Exposure reduction is critical

Hazards

Occupational health hazards are essentially exposures to substances, energy or other phenomena that can cause short or long-term harm to people. The key is to identify their presence (by reviewing the work environment and practices), assess the potential for harm, then eliminate or control exposure to safe levels (and as low as reasonably achievable). Resources relate to common hazards and their identification, exposure assessment and control.

Physical

Commonly described as a factor within the environment that can harm the body without necessarily touching it, physical hazards here include noise, vibration, elevation and pressure.

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Mineral

Hazards related to exposure to raw and human-processed minerals or crystalline substances which can enter the body through inhalation, ingestion, and surface injection. Mineral hazards here include asbestos, silica, talc and fibreglass.

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Environmental

Environmental hazards include those beyond the control of the workplace and can be natural or human generated. Key examples include heat, sun, cold, smoke and air pollution.

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Energy

Energy hazards in the context of disease are those which subject the body to increased energy load which can have a negative affect on systems and metabolism. Key examples include radiation and electrical fields.

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Material

Material hazards refer to toxic mixtures bound together by a process of fabrication. Key examples are plastics, treated fabrics and nanomaterials.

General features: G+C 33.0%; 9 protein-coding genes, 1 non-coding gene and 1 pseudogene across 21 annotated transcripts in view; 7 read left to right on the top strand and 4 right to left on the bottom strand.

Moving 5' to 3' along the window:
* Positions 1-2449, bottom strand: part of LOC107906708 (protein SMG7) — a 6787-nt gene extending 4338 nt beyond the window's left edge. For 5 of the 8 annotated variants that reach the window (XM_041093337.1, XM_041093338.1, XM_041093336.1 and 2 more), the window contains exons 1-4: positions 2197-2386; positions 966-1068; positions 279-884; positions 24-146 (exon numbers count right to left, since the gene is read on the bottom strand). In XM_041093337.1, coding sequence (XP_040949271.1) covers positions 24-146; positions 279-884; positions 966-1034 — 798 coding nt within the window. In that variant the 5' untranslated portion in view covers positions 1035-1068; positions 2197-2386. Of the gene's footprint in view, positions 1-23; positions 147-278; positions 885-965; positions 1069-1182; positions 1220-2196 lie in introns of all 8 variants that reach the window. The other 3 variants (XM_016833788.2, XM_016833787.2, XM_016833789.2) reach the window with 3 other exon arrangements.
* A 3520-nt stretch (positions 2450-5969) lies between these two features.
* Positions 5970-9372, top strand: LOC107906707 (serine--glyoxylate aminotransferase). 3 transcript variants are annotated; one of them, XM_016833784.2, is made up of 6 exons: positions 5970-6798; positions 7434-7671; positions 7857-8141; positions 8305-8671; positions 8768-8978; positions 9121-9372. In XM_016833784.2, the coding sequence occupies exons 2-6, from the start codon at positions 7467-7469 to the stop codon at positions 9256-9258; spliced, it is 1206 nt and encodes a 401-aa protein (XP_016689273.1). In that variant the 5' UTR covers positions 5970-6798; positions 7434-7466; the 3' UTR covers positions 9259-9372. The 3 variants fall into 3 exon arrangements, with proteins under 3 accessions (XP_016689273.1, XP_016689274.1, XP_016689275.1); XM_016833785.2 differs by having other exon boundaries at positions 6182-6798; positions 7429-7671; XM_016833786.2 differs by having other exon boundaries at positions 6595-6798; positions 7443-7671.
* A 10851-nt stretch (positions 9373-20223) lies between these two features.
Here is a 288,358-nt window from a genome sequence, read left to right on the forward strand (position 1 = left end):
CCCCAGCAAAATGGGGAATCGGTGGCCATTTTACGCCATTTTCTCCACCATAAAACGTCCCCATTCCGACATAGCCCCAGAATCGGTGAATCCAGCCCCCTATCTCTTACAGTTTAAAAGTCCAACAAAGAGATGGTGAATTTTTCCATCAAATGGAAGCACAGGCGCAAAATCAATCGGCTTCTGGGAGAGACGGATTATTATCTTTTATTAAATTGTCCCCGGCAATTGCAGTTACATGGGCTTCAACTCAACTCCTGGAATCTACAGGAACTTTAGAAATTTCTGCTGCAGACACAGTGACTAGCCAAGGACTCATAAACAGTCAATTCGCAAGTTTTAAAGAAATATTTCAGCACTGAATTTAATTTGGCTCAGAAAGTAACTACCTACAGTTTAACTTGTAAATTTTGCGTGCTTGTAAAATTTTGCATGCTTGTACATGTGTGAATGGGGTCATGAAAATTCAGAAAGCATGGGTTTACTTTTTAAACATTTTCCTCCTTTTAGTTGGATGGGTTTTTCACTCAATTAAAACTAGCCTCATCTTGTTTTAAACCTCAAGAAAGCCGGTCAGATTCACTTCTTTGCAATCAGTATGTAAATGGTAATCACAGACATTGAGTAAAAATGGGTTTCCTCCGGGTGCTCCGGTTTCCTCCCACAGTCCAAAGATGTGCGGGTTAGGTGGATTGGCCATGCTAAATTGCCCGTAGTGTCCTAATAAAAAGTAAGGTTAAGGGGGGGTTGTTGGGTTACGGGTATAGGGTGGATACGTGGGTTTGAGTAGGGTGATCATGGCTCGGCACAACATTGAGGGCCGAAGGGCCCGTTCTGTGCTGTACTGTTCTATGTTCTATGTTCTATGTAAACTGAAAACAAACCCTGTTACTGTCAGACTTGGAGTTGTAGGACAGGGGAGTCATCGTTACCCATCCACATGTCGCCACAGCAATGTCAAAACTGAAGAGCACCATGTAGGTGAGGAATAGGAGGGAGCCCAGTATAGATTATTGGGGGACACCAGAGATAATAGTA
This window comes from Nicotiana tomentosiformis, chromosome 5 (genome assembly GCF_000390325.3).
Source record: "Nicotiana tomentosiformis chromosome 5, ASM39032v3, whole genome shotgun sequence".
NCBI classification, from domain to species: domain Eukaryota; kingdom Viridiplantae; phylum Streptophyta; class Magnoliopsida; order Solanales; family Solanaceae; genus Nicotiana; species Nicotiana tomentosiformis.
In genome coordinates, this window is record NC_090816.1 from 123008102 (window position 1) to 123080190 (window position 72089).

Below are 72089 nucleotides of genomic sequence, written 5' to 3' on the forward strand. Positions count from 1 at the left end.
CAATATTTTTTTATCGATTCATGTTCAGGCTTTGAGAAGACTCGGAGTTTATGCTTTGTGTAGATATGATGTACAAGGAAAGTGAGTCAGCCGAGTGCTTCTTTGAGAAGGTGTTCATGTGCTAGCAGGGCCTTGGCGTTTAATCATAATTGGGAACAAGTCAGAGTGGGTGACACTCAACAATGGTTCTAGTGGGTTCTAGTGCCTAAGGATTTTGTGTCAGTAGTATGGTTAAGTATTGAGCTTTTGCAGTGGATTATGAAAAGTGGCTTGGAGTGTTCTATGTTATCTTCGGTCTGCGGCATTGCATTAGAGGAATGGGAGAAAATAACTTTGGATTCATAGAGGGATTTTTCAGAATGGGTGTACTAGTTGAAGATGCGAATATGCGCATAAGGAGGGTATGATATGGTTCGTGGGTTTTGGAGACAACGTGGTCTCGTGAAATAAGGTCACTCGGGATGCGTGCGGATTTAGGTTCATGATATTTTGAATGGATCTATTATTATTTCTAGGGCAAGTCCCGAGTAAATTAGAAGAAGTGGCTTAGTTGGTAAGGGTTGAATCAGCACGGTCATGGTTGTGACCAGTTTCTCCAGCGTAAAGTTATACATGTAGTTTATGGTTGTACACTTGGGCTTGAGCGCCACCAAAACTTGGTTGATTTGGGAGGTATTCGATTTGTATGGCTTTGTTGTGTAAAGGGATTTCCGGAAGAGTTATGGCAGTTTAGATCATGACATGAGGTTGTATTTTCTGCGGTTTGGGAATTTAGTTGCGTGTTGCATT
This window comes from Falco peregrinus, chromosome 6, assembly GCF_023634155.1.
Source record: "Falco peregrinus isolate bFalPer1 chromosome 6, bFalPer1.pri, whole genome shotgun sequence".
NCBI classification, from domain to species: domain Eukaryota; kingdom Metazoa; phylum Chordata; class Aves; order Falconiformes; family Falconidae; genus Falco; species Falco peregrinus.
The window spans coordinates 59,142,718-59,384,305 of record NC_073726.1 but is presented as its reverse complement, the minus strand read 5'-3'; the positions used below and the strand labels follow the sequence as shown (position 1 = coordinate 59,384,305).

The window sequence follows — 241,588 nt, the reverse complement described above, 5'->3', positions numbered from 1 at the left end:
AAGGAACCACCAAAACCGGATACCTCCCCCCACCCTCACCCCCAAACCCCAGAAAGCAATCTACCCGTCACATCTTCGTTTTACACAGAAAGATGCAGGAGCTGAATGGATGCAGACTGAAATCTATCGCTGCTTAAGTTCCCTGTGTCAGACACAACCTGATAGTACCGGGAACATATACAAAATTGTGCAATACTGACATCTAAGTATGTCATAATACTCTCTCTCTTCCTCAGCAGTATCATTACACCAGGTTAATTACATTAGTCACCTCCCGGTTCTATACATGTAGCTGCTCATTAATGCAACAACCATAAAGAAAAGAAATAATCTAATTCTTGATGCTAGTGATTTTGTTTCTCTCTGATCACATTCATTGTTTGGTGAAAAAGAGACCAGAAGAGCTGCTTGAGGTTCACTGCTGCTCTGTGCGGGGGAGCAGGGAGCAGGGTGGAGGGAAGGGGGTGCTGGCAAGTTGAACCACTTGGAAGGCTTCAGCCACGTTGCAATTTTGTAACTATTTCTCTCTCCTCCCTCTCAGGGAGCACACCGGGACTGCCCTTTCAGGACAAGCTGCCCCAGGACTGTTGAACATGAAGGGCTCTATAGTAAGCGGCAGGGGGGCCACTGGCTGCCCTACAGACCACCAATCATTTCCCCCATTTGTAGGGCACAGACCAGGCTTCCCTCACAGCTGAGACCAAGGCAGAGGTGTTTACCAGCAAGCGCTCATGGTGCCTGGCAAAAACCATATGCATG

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Particulate

Elements or mixtures whose health hazard is significantly related to their particle size, shape or other characteristics that affect vulnerability to entry and potential for harm. Key examples include diesel exhaust, ultra fine particles, and dust.

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Chemical

A broad category of substances whose composition can be toxic when ingested, inhaled or dissolved in the body, key examples include solvents and heavy metals.

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Allergens / Irritants

Allergens and irritants are a subset of chemicals that cause irritation, sensitization or allergy which can seriously impact an individual's ability to function as well as increase susceptibility to other hazards. This section includes resources on wet work, cleaning chemicals, preservatives and isocyanates.

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Biological

Biological hazards are organic substances that pose a threat to the health of humans and other living organisms. Biological hazards include pathogenic micro-organisms, viruses, and toxins (from biological sources).

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Natural

Natural hazards are a subset of biological hazards stemming from the natural environment, including spores, fungi, bio-active substances as well as wood dust. Natural hazards can also be considered to include biological vectors or transmitters of disease.

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Pharmaceutical

Pharmaceutical hazards are a subset of chemicals that are designed to have an effect on the body but can be toxic depending on exposure and dose. Examples include prescription medication, hazardous and/or illicit drugs and alcohol.

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Organizational

Hazards or stressors that cause stress (short-term effects) and strain (long-term effects) and can impact immunity and health. These are the hazards associated with workplace issues such as shiftwork, workload, and lack of control and/or respect.

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Legislation
Video
Fact Sheets
Education / Training
Research
Posters / Infographics
Publications
Presentation / Workshops
Tools / Apps
  • Noise Calculator
    Type: Tools / Apps
    Source: Occupational Health Clinics for Ontario Workers (OHCOW)
  • StressAssess
    Type: Tools / Apps
    Source: Occupational Health Clinics for Ontario Workers (OHCOW)
Physical
Mineral
Environmental
Energy
Material
  • Nanotechnology and Health
    Type: Education / Training
    Source: Canadian Centre for Occupational Health and Safety (CCOHS) and Occupational Health Clinics for Ontario Workers (OHCOW)
Particulate
Chemical
Allergens / Irritants
  • Isocyanates
    Type: Publications
    Source: Oasys and Occupational Asthma
Biological
Natural
Pharmaceutical
Organizational